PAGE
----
While various organizations struggled to get the spacecraft through the development phase, human factors experts concentrated on the progress of the spacesuit and the selection of astronauts. For some time, the suit had met turmoil, schedule delays, and technical problems. Early in 1962, Houston had forced a marriage between Hamilton Standard (for a portable life support system) and the International Latex Corporation (for the suit). Hamilton Standard managed the whole system, known as the extravehicular mobility unit. From the beginning, the arrangement proved unworkable.
The 1965 version of the Apollo spacesuit and backpack. Changes were made before man eventually stepped out of the spacecraft onto the lunar surface.
Just how unworkable was revealed in the spring of 1964, when prototype suits used in the command module mockup review turned out to be incompatible with the Apollo spacecraft cabin. NASA officials had to fall back on Gemini suits for Block I earth-orbital flights. This substitution gave Hamilton Standard and International Latex a chance to straighten out their problems, but borrowed time did not spell progress. Early in 1965, Hamilton Standard announced that its system manager for the backpack had begun in-house work on backup components for the suit (such as helmets and suit joints). The company had thus become a competitor of its own subcontractor. In February, Hamilton Standard reported that it intended to cancel the International Latex contract, citing poor performance, late deliveries, and cost overruns. Houston concurred.
Houston had also started some remedial actions. In January, David Clark Company, maker of the Gemini suit, had received a contract for backup development of an Apollo Block II suit. After six months, Houston would compare David Clark's suit with what Hamilton Standard, aided by B. F. Goodrich Company, was turning out. International Latex, informed that it was not being considered in the competition, nevertheless asked permission to submit an entry. When Crew Systems Division tested the three suits in June, International Latex had by far the best product.34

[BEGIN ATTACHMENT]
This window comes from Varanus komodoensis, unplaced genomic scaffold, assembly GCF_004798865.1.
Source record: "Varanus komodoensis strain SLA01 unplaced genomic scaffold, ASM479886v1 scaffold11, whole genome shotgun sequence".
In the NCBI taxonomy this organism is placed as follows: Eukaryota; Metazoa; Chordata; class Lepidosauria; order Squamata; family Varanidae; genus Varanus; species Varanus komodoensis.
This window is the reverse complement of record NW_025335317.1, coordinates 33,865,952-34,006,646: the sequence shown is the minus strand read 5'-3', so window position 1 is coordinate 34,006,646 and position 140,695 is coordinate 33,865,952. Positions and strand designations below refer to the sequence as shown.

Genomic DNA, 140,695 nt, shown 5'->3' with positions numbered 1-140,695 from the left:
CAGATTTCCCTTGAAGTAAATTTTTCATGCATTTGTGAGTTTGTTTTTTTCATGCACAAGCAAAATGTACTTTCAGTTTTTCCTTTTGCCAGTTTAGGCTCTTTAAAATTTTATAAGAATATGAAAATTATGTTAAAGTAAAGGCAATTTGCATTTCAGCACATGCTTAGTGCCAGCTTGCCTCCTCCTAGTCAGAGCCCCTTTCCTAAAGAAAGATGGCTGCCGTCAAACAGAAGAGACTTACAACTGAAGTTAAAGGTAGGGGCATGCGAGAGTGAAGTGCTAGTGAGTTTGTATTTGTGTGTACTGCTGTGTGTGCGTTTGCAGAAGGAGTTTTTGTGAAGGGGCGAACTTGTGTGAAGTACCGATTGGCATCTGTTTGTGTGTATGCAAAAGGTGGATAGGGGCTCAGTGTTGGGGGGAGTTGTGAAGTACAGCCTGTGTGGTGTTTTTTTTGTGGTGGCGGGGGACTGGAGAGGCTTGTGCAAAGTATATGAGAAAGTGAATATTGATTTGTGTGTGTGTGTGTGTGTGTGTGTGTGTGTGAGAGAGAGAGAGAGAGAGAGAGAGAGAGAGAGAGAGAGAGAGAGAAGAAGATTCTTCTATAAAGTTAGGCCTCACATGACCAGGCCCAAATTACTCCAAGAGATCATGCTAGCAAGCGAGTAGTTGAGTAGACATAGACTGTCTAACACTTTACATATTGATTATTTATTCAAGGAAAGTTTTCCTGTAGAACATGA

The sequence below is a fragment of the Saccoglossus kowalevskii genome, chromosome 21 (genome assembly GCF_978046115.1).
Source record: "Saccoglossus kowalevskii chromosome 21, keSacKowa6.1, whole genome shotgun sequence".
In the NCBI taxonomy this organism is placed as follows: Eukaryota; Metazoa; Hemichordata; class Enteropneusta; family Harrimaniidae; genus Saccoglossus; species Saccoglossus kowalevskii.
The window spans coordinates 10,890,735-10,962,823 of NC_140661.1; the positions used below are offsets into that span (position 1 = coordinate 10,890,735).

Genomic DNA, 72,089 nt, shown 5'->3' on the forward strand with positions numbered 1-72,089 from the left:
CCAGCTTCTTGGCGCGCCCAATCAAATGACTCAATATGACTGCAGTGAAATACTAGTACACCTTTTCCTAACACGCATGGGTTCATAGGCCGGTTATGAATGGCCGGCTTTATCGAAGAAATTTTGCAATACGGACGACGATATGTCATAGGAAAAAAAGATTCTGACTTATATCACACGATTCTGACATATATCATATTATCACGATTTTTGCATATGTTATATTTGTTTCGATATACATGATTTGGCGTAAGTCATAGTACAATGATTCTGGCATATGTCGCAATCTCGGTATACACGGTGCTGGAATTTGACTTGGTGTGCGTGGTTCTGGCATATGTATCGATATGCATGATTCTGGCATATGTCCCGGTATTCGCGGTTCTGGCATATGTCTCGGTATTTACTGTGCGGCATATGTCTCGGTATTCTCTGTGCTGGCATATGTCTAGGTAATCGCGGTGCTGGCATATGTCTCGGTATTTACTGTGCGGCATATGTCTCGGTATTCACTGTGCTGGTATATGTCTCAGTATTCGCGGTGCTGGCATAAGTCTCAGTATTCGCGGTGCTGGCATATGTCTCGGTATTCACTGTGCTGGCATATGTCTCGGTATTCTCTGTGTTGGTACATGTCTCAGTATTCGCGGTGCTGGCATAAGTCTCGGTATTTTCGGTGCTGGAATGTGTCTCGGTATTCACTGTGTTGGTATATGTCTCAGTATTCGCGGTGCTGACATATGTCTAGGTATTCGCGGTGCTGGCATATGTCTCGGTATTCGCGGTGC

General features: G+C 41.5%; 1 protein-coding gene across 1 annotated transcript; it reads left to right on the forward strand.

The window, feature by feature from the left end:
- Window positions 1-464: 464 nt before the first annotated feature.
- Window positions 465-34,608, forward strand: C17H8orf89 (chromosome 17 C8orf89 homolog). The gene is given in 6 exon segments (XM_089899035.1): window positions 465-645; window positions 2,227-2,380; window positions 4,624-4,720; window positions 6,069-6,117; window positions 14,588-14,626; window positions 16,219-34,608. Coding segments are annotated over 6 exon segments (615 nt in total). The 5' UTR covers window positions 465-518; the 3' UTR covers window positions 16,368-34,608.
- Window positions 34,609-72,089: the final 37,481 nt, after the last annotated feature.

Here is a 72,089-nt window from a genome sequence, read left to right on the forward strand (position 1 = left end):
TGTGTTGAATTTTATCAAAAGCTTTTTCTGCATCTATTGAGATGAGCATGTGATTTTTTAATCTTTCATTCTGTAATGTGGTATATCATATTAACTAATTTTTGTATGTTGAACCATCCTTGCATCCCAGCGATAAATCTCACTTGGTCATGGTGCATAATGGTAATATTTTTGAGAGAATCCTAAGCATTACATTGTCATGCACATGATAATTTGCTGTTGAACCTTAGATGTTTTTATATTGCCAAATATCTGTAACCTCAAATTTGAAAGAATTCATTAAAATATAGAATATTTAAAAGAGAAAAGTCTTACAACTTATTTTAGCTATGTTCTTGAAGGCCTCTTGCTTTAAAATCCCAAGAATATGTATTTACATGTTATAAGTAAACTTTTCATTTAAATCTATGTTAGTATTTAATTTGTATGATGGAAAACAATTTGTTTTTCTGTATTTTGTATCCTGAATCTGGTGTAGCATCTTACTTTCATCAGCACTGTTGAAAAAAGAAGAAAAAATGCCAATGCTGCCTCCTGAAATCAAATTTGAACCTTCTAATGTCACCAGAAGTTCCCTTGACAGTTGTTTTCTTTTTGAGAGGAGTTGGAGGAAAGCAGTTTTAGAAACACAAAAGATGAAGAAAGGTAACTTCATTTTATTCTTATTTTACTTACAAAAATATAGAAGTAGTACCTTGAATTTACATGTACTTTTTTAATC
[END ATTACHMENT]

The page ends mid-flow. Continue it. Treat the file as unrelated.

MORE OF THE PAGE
In mid-September, Gilruth and Low told Mueller and Phillips that Hamilton Standard would continue to manufacture the backpack. To eliminate the integration problems of the past, Houston would manage the total system and International Latex would develop the suit under a separate contract. This arrangement was agreeable to NASA Headquarters.35
The other major activity in human factors was the expansion of the astronaut corps. During 1962 and 1963, NASA had selected the second and third groups of pilots. These 23, the Gemini generation, with the original seven formed the basic pool for Apollo crews. In 1965, a new breed, called "scientist-astronauts," joined the ranks in training at Houston. NASA Headquarters hoped to mollify some of the scientific grumblers and to strengthen its ties with the scientific community by emphasizing Apollo's potential contribution to science - not only from the instruments that would send back information from the moon but from the men who would fly them there. Surprisingly, some of the drive to enlist these scientist-crewmen came from engineering-oriented Houston.
Robert B. Voas, human factors assistant to Gilruth and a key figure in setting up procedures for selecting Mercury pilots, had conferred with NASA Director of Space Sciences Homer Newell in Washington in 1963 about Houston's views on scientists for the space program. Voas later met with Eugene M. Shoemaker (of Newell's office), Joseph Shea, and George Low to discuss the most appropriate specialties. With an eye to lunar-surface, long-duration, and earth-orbital activities, the quartet agreed that the disciplines needed were geology, geophysics, medicine, and physiology.
At this September 1963 meeting, Voas emphasized that Houston wanted qualified pilots, but Shea saw no need for any previous flying experience. Why not take this opportunity to introduce methods for selecting and training nonpilots? In the end, the consensus was that candidates with flying backgrounds would be given preference but that applications from otherwise qualified men who lacked this training would be accepted. The National Academy of Sciences (NAS) should be asked to help recruit and select scientists for the program. Administrator Webb approved the recommendation.36